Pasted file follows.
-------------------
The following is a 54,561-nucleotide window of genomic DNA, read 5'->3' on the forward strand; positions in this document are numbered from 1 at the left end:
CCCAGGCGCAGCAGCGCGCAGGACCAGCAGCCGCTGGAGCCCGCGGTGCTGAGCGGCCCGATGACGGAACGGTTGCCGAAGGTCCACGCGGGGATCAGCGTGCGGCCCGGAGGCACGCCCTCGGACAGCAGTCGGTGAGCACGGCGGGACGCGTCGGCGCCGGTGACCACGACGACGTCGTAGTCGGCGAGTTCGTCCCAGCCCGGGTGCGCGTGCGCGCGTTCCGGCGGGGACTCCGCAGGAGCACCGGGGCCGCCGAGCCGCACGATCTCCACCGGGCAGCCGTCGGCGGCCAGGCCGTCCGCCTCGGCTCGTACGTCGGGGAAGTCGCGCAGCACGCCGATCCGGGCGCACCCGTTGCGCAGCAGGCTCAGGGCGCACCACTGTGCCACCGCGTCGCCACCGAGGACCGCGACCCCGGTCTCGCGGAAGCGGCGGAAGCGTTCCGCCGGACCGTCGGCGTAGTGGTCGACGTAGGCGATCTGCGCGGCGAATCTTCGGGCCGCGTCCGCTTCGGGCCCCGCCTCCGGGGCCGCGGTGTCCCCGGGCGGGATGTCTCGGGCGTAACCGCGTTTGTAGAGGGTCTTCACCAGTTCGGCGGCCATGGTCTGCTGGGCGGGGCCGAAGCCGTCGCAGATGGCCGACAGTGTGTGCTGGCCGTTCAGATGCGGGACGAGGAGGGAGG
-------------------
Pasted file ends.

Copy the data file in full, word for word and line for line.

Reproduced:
The following is a 54,561-nucleotide window of genomic DNA, read 5'->3' on the forward strand; positions in this document are numbered from 1 at the left end:
CCCAGGCGCAGCAGCGCGCAGGACCAGCAGCCGCTGGAGCCCGCGGTGCTGAGCGGCCCGATGACGGAACGGTTGCCGAAGGTCCACGCGGGGATCAGCGTGCGGCCCGGAGGCACGCCCTCGGACAGCAGTCGGTGAGCACGGCGGGACGCGTCGGCGCCGGTGACCACGACGACGTCGTAGTCGGCGAGTTCGTCCCAGCCCGGGTGCGCGTGCGCGCGTTCCGGCGGGGACTCCGCAGGAGCACCGGGGCCGCCGAGCCGCACGATCTCCACCGGGCAGCCGTCGGCGGCCAGGCCGTCCGCCTCGGCTCGTACGTCGGGGAAGTCGCGCAGCACGCCGATCCGGGCGCACCCGTTGCGCAGCAGGCTCAGGGCGCACCACTGTGCCACCGCGTCGCCACCGAGGACCGCGACCCCGGTCTCGCGGAAGCGGCGGAAGCGTTCCGCCGGACCGTCGGCGTAGTGGTCGACGTAGGCGATCTGCGCGGCGAATCTTCGGGCCGCGTCCGCTTCGGGCCCCGCCTCCGGGGCCGCGGTGTCCCCGGGCGGGATGTCTCGGGCGTAACCGCGTTTGTAGAGGGTCTTCACCAGTTCGGCGGCCATGGTCTGCTGGGCGGGGCCGAAGCCGTCGCAGATGGCCGACAGTGTGTGCTGGCCGTTCAGATGCGGGACGAGGAGGGAGG